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Klipschguy

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About Klipschguy

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  1. I started out in audio with an all-in-one turntable am/fm Panasonic receiver with chrome slide controls (I sit here and smile just thinking about it). It also had a pair of 2 way sealed speakers with 6” woofers that came as part of the package; it actually sounded pretty good (except for the transistor hiss at volume during quiet passages). I remember when my Dad lost a channel in his Heathkit AR-15 receiver he built. He asked to borrow my Panasonic unit to drive his Bozak 302s until he had time to fix it; I was pleased and honored with his decision, although I was without my tunes for a couple of weeks. Well, on reflection, I guess any unit (cheap or expensive) that captures our hearts giving us a lifetime of love and appreciation for music is worthy of respect. I start this day with a smile and new found wisdom. Cheers!
  2. I have a 1939 Philco console I restored that does not look too dissimilar - it performs very well. Interestingly, the old Philco says “Melissa, Christmas 1938” written in pencil on the vacuum tube ID tag inside. I’m sure they listened to WWII broadcasts during the war. Emerson consoles were not considered top of the line in the day, but were good units. Emerson has a rich, American history dating back to the 1920s, but sometime in the early 1970s they began importing CHEAP radios, stereos, etc eventually becoming the Emerson Radio Corporation, which was a mere shadow of their former self. My original reference was to the cheap stuff from the 70s and 80s; it was ubiquitous in discount stores (even drug stores) at the time.
  3. Agree; the TV VCR stuff wasn't bad, the audio components though...not too great. I remember when Emerson bought out Fisher audio, Fisher was never the same.
  4. Yes, I have helped and been helped by some very knowledgeable people on this forum for many years. Truly, the broad based expertise on this forum is not only inspiring but a testament to Klipsch speakers and the people they attract to their enduring, quality products. I heard my first Klipsch/McIntosh combination about 40 years ago; although young, I was not only indelibly impressed, but hooked. Thank you to Klipsch, & the forum members.
  5. I am joking, of course (no offense to these "economy brands" intended - they had their price point and market). I just remember this stuff from the 70s and 80s in discount stores. The components had many knobs and buttons, but weighed almost nothing. No exaggeration, a 3' tower speaker would tip the scales at 10 or 15 pounds. I thought about these economy brands being treated as "high end audiophile gear" today and it for some reason it just tickled my funny bone. Life needs a little humor sometimes. PS: I particularly like some of the vintage Japanese receivers from the 70s & 80s from companies like Pioneer, Yamaha, NAD, Harmon Kardon, etc.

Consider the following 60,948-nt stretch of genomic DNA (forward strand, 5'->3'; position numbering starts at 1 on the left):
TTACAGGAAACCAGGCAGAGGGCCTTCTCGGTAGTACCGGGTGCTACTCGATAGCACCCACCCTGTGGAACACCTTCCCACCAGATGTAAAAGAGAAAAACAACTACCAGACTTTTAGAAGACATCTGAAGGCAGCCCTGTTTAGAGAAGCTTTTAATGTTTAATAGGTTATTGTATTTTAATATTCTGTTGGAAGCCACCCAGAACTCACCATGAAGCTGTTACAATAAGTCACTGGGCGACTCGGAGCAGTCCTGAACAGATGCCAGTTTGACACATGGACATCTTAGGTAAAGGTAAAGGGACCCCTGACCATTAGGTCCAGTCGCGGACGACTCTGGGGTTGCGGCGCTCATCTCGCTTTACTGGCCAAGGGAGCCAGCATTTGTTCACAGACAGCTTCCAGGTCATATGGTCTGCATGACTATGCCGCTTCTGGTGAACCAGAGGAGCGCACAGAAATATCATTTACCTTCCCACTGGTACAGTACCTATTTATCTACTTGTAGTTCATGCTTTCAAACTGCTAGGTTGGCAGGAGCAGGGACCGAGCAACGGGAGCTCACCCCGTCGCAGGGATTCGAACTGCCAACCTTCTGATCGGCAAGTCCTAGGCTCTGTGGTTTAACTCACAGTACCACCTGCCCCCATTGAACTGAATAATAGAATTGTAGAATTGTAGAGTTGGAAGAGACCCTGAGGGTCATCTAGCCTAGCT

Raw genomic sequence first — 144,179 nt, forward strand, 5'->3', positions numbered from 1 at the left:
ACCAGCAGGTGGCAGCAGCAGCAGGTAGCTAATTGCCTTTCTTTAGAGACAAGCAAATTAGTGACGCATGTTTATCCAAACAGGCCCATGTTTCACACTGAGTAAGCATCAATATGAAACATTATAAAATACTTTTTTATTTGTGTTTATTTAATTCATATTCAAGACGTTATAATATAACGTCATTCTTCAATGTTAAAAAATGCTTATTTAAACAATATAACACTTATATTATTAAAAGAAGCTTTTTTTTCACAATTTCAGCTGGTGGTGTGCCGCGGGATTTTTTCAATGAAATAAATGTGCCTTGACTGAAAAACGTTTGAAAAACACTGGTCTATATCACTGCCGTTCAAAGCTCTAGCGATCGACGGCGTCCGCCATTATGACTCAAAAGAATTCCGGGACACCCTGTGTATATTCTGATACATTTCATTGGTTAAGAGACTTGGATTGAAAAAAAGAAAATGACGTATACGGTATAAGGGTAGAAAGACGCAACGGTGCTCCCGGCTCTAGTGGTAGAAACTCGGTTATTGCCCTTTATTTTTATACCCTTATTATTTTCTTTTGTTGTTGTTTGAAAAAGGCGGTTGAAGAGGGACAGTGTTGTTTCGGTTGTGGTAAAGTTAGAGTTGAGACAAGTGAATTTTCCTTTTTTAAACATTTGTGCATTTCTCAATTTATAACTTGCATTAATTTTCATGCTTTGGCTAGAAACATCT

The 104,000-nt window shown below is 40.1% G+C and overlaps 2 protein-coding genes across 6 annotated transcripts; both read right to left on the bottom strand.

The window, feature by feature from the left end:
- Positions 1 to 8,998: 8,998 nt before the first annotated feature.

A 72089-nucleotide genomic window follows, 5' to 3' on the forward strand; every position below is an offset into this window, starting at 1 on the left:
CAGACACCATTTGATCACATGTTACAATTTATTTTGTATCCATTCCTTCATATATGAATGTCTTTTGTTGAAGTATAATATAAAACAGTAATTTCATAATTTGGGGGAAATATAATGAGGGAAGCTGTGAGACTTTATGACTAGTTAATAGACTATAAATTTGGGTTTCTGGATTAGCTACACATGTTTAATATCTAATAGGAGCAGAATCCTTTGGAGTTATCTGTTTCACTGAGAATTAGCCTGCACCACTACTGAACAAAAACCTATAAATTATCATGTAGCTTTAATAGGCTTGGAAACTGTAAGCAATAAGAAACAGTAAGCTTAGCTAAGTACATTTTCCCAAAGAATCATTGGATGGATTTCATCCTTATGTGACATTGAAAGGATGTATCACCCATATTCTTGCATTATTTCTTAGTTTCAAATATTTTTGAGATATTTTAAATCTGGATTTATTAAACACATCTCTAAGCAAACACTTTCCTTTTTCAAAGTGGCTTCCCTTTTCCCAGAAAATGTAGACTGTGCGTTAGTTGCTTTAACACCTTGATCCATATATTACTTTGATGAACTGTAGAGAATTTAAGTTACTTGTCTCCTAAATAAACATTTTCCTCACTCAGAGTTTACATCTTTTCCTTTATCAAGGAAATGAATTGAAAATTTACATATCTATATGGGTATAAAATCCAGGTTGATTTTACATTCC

6. What is the best/recommended vintage Sound Design or Emerson gear to use with the big Klipsch Heritage?
  7. The MC250 was McIntosh’s first generation solid state amp; the 2100s were second generation. To my ear, the 2205 and 2105 are basically voiced the same with their very similar autoformer designs (admittedly, the 2205 is certainly more powerful). If your Mac 2100 sounded as you described, it may have had some issues.
  8. I spoke to Bob on a number of occasions over the years. He was a very helpful, down-to-earth individual. He will be missed. Andy
  9. Beautiful woodwork; it would a fantastic looking subwoofer! If memory serves me, I seem to recall HDRbuilder saying they used white glue on the joints (more working time versus yellow glue + easy clean up).
  10. 1983 Heresy speakers - very nice. BTW, good work on the other cabinets; thank you for posting the pictures.
  11. Early Klipsch speakers, from my observations, used fir plywood, the plywood in your pictures look like fir to me. I think later they used Baltic Birch plywood for their raw cabinets and veneered lumber core (poplar) for their fine veneered cabinets. The one to ask is forum member HDRBuilder; he has great knowledge because, depending on the year, it is quite possible he built your Heresy speakers. What year are your Heresy speakers (or what is the "letter" in the middle of your serial number stamped into the top, back edge of your cabinet)?
  12. If this thread is place to reserve a copy, please put me on the list as well. Andy
  13. I am glad to hear you are pleased with the capacitor replacement; my experience was the same as yours. I love keeping things original, but after 40 years, well you know. Cheers! Andy
  14. Nice work! The networks look great. How do they sound??
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